It was a very scary time. I felt the pain for weeks after. Even when I thought I had gotten over it. The strength of the emotions surprised me. They were so crippling and so raw, I would just break down and weep and Michael would think I was going crazy. We had watched this movie with Kate Winslet one night--it was called Jude. Horrible things happen to three small children in this movie and I wasn't expecting it. It really caught me off guard. I just remember falling apart when I saw it. And not just tears in my eyes but full-on chest heaving cries. It was so awful. Then a few days after that we saw Beloved with Oprah Winfrey. In that movie, she kills her own child so she won't become a victim of slavery. I just lost it again. That was when I decided to pass on whatever movie Michael had rented. I remember him feeling so guilty about it.
But as the days went by, I felt better and stronger. And I was so thankful and so relieved. I also felt a change in my heart. I was grateful. I was truly thankful for my children. Now I was willing to welcome another pregnancy, should there be another baby. And there was, six weeks after my miscarriage.
Finally, my baby girl.
This is the first time that I have actually written down my thoughts and feelings on the subject. It still hurts, thinking back. My consolation is that I have six healthy, beautiful children, despite the one I lost. I guess I used to believe that having the rest of my children would lessen the impact of losing one. But I was so wrong. If anything, the loss was greater, the sting was worse because I knew just how much my other children meant to me...and the one I lost was just as special.
I was almost full-term with Cyan in this picture.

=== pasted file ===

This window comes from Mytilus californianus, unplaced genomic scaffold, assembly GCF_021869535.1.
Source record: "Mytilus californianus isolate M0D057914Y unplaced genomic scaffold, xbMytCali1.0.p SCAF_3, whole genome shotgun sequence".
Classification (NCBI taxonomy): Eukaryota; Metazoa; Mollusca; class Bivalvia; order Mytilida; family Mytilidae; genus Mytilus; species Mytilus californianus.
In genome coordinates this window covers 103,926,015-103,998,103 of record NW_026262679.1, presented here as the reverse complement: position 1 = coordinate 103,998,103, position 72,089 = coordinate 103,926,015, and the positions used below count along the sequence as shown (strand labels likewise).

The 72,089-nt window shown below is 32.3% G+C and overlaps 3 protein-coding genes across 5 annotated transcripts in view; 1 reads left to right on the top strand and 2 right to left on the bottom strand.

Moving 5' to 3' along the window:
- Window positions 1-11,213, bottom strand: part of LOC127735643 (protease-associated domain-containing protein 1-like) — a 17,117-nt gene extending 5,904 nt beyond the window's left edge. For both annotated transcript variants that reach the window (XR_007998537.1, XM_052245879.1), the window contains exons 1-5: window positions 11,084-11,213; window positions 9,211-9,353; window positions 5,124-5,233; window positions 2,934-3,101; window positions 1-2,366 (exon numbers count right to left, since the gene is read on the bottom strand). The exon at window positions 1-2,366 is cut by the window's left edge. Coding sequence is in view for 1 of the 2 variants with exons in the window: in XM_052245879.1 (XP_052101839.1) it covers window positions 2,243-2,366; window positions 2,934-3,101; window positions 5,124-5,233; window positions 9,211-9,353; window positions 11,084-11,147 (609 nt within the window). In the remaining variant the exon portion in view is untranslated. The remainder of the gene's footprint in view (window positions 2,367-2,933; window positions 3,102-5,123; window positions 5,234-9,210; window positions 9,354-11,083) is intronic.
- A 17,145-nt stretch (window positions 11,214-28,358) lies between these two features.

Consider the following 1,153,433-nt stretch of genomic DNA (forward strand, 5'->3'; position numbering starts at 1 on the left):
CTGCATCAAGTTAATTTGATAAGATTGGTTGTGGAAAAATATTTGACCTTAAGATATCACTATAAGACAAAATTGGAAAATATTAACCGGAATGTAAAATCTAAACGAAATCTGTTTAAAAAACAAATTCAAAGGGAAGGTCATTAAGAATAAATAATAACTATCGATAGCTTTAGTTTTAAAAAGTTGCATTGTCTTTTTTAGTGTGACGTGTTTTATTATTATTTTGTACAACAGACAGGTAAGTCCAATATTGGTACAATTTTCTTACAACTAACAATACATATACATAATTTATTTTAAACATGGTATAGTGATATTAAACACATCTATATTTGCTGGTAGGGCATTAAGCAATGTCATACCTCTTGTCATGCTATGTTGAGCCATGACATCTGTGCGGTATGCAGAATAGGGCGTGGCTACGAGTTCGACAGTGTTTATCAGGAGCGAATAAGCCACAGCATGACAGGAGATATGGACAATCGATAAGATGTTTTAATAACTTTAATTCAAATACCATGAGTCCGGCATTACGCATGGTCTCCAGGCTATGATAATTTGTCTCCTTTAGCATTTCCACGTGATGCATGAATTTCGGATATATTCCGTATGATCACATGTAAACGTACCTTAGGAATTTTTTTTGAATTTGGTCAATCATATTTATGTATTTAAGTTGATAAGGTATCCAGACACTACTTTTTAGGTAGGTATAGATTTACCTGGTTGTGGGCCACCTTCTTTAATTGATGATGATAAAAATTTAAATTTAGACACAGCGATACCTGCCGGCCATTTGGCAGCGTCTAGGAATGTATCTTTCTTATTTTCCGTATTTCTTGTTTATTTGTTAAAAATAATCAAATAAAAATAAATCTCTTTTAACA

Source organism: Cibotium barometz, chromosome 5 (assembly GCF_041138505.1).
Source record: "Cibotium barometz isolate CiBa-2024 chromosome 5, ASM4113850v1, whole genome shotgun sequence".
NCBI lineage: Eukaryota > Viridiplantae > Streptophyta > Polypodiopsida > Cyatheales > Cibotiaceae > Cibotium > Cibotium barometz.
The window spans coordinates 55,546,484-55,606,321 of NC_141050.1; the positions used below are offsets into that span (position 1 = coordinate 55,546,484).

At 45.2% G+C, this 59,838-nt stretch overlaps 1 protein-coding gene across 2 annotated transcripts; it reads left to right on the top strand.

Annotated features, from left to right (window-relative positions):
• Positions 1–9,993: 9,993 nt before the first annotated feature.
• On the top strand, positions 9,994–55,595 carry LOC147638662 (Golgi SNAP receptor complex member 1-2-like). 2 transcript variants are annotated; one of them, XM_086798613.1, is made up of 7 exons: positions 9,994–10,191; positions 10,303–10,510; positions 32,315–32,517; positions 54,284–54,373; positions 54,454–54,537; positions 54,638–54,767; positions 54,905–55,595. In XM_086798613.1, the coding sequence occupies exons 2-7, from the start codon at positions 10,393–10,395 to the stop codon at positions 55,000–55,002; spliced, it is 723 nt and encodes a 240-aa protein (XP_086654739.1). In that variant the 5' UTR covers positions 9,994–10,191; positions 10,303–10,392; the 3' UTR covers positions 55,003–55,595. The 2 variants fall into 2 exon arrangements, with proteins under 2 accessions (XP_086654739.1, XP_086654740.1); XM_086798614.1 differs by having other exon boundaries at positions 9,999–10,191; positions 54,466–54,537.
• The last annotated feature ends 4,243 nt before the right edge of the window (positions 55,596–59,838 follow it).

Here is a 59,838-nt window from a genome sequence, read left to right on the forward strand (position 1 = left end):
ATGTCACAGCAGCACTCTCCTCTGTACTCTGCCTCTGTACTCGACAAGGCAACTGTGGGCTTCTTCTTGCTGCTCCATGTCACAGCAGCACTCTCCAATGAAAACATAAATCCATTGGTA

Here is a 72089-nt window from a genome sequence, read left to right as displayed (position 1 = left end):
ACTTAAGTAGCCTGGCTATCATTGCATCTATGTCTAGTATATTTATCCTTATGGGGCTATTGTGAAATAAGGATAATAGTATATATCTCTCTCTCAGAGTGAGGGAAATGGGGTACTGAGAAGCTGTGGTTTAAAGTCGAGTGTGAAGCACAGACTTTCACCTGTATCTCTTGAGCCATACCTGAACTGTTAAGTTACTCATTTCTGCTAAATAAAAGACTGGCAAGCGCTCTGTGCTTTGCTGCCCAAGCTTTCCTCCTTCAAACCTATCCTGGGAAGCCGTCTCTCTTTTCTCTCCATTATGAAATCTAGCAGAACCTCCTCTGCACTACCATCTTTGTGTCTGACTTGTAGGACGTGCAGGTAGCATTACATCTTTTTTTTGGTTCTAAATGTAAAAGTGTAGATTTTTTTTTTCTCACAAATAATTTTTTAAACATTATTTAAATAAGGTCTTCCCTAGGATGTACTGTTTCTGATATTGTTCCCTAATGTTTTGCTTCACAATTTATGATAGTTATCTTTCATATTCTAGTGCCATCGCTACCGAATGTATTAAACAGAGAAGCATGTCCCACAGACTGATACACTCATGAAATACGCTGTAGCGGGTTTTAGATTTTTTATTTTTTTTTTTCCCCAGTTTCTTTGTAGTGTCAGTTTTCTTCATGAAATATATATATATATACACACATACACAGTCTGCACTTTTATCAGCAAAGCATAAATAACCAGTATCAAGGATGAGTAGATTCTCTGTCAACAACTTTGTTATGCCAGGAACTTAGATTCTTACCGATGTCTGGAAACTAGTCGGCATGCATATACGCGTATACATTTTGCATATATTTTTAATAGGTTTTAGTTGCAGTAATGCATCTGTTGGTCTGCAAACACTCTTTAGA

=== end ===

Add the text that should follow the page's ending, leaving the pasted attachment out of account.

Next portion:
Thursday, February 05, 2009
And scares the poop out of me.
I guess what really scares me is myself. I remember being young and impressionable and liking boys. I remember the thoughts that ran though my mind. I may not have known the logistics of the man/woman thing...but I knew something was going on.
When I was about ten, I had this crazy thing for Duran Duran. Crazy. I loved their music. And they were so hot. The white suits, the hair-sprayed/lacquered, the eye make-up...it was all so, so, sooo lovely. I knew all of their songs, I had posters on my walls, I watched all of their videos. And I had my favorites: John Taylor and Simon Le Bon.
During one of our weekend visits, my Dad rented this Duran Duran video compilation for me. When he went to return that and the other movies we had rented, they had no record of us having the Duran Duran video so I got to keep it. Holey smokes. That is exactly what an obsessive, chubby, starry-eyed and curious young girl doesn't need--a VHS packed with unedited Duran Duran videos, videos they didn't even play on MTV. I watched that thing backwards and foreward, pressing pause on the interesting parts of Girls on Film.
Yay, Dad...this is great viewing material for a ten year old!
Needless to say, it just fed into my Duran Duran obsession and it educated me on female/male lust. I just saw the Girls on Film video again, and yeh, it's sixteen years later and I am practically an old woman now and it's still pretty raunchy. Dude.
Sadly, I never got to see Duran Duran in concert. I probably would have been one of those crazy girls tearing out her hair and crying. Heh.